On the occasion of the centenary of the founding of the Irish republic, Bill Bonnar asks questions about Scotland’s future
It’s November 1921 in Inverness Town Hall. The British Cabinet are in the Highlands for a weekend of grouse shooting and have taken some time out to agree the final draft of the Anglo-Irish Agreement. This would establish the Irish Free State and the separate province of Northern Ireland the following year. How did we get here?
In April 1916, the Easter Rising took place in Dublin in which heroic Irish Republican forces staged a military uprising against British rule. Militarily, it was a non-contest as they were vastly outnumbered and outgunned. Politically, it represented a dramatic victory and paved the way for the end of British colonial rule. Support for an independent Ireland was always widespread but latent; an aspiration to be achieved some time in the future but beyond reach at this time. The Easter Rising changed all this. It was like someone had pressed a button in the consciousness of Irish people with independence now an immediate and urgent demand. This was reflected 18 months later in the general election of 1918 when Sinn Fein won a stunning election victory winning majorities in 26 of Ireland’s 32 counties. Only in six of the eight counties of Ulster that had Protestant/Unionist majorities did they fail to win seats. Armed with a clear, democratic mandate, Sinn Fein declared Ireland to be an independent republic and formed a provisional government.
Not surprisingly the British Government refused to recognise the result, banned Sinn Fein and launched a campaign of mass repression against the Irish people, in effect, an aggressive re-occupation of the country. In response, Sinn Fein’s military wing, the Irish Republican Brotherhood, launched an armed struggle to end the occupation. For the next eighteen months, a bloody conflict developed with the IRA launching guerrilla raids against the British forces and with the British responding with their own campaign of terror against the Irish people. It was a stalemate situation. The IRA were strong enough to wage a successful insurgency but not strong enough to drive the occupying forces out. The British Government while strong enough to maintain the occupation was not strong enough to defeat the insurgency. Meanwhile in the six counties of what would become Northern Ireland, unionists were mobilising their own mass military force.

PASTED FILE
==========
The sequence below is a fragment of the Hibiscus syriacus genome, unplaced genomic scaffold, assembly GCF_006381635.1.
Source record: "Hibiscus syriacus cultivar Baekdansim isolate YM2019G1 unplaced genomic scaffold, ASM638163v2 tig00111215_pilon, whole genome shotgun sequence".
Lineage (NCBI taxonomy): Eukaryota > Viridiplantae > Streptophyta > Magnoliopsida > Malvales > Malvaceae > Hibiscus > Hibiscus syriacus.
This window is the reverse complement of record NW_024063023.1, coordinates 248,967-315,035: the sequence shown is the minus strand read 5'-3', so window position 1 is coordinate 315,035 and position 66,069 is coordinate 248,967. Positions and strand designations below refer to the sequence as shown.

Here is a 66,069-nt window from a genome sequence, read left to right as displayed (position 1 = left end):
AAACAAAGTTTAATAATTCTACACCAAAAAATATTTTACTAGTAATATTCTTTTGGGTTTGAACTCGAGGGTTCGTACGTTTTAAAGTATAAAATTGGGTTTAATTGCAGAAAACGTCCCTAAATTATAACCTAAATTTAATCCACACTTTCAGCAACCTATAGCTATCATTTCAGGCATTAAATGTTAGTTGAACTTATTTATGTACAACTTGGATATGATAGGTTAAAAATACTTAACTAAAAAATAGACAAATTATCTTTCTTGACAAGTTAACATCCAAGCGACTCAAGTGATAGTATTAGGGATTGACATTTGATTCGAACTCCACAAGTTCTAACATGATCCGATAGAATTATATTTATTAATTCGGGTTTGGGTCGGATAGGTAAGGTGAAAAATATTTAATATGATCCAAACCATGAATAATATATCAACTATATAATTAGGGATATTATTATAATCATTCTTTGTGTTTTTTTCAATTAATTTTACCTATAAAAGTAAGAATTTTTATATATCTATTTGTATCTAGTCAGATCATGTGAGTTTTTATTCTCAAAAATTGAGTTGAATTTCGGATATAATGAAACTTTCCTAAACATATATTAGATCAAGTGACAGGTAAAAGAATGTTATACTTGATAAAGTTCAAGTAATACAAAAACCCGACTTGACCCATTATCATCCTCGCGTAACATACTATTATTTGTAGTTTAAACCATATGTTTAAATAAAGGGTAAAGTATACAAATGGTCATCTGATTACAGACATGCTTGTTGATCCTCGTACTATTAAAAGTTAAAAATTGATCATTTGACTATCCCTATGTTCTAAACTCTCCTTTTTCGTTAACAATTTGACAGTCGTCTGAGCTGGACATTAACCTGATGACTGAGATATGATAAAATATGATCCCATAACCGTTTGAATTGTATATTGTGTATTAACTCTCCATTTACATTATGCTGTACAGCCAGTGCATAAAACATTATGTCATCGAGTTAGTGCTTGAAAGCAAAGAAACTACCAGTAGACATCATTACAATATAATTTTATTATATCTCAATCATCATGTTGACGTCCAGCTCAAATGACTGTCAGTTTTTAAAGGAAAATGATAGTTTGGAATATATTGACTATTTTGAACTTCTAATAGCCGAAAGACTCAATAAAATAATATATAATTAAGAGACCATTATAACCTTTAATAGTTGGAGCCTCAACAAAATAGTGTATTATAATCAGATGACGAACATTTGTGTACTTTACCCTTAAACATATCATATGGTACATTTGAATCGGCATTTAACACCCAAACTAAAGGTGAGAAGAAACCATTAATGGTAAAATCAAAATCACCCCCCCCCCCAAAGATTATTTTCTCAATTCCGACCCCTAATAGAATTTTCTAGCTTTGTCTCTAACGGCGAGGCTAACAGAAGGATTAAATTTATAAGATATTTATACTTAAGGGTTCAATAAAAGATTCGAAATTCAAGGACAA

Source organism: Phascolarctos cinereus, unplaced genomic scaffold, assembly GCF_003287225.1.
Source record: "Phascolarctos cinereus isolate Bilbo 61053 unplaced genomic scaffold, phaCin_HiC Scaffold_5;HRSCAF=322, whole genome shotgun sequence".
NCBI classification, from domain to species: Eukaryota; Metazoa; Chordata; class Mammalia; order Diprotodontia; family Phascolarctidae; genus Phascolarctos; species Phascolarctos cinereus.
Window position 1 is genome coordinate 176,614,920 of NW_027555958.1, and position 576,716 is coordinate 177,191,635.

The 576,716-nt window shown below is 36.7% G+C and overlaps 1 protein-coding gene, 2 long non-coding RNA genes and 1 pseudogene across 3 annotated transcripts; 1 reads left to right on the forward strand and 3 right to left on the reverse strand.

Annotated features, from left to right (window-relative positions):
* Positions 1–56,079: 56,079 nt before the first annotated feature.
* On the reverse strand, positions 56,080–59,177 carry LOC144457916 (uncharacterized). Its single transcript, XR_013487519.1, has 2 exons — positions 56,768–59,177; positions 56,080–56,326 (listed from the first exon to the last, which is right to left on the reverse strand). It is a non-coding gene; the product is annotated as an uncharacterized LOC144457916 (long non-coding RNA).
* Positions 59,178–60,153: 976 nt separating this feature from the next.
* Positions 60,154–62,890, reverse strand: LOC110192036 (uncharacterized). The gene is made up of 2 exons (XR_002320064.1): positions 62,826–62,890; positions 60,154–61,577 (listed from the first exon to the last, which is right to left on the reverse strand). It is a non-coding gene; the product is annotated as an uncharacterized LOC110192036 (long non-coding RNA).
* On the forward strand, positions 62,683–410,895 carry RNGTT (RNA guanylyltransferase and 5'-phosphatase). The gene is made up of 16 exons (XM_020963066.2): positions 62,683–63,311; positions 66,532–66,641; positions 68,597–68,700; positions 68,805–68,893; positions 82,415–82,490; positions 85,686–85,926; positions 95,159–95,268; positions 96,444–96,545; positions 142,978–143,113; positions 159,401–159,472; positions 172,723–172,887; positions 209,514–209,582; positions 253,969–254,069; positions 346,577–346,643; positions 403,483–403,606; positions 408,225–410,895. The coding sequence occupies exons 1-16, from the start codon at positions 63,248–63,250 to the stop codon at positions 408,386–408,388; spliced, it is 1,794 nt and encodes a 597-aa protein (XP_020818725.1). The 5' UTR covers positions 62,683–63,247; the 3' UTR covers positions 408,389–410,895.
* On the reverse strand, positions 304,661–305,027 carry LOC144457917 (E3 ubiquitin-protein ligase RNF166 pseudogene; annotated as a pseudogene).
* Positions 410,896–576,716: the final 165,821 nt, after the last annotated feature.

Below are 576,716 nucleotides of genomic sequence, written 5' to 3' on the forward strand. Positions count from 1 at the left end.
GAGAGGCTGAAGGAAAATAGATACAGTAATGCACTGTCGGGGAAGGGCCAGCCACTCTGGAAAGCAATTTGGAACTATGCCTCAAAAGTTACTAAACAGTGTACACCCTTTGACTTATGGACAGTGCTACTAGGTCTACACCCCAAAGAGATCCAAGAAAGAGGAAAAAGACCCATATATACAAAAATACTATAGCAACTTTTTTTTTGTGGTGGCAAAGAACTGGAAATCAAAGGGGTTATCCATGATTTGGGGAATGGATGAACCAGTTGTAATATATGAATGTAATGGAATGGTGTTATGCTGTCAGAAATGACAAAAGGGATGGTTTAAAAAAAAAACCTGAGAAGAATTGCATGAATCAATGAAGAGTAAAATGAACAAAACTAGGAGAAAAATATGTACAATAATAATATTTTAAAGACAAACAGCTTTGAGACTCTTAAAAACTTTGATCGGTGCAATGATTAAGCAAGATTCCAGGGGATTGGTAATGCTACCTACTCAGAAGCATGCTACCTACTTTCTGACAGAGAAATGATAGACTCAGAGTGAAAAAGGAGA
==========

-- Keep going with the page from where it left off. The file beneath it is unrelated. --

By 1920, it became clear to the British Government that it could not prevent the establishment of an independent Ireland. With this, it adopted a different approach: we will recognise the principle of independence but we will set the terms. These terms would include; the right of the Protestant/ Unionists majority in the north to secede from an independent Ireland and remain part of Britain, Ireland would remain part of the British Empire with the king as head of state, MPs elected to the newly proposed Irish Parliament would have to swear an oath of allegiance to King George, British military bases would remain and the Ireland’s new currency; the Punt, would be pegged to the British pound in a form of shared currency.
These proposals in turn plunged the republican movement into crisis. For the majority, it represented a sell-out falling far short of the independence they dreamed of. For the rest it was the best that could be achieved at this moment and would in the words of Michael Collins give Ireland the ‘freedom to choose freedom’. It would be supported by most of the people thoroughly exhausted by the war. In 1921, the Treaty was put to a referendum and was voted on overwhelmingly. This was not surprising considering it had the support of the new Irish Provisional Government, the British Government, almost all the Irish media and the Catholic Church. Some witnesses at the time commentated that when people went the polling stations to cast their vote for the Treaty they did so with little celebration. The British Government had made it clear that if it were rejected and the armed struggle resumed, they would inflict a massive war on the Irish people. Some likened it to be voting with a gun pointed to your head.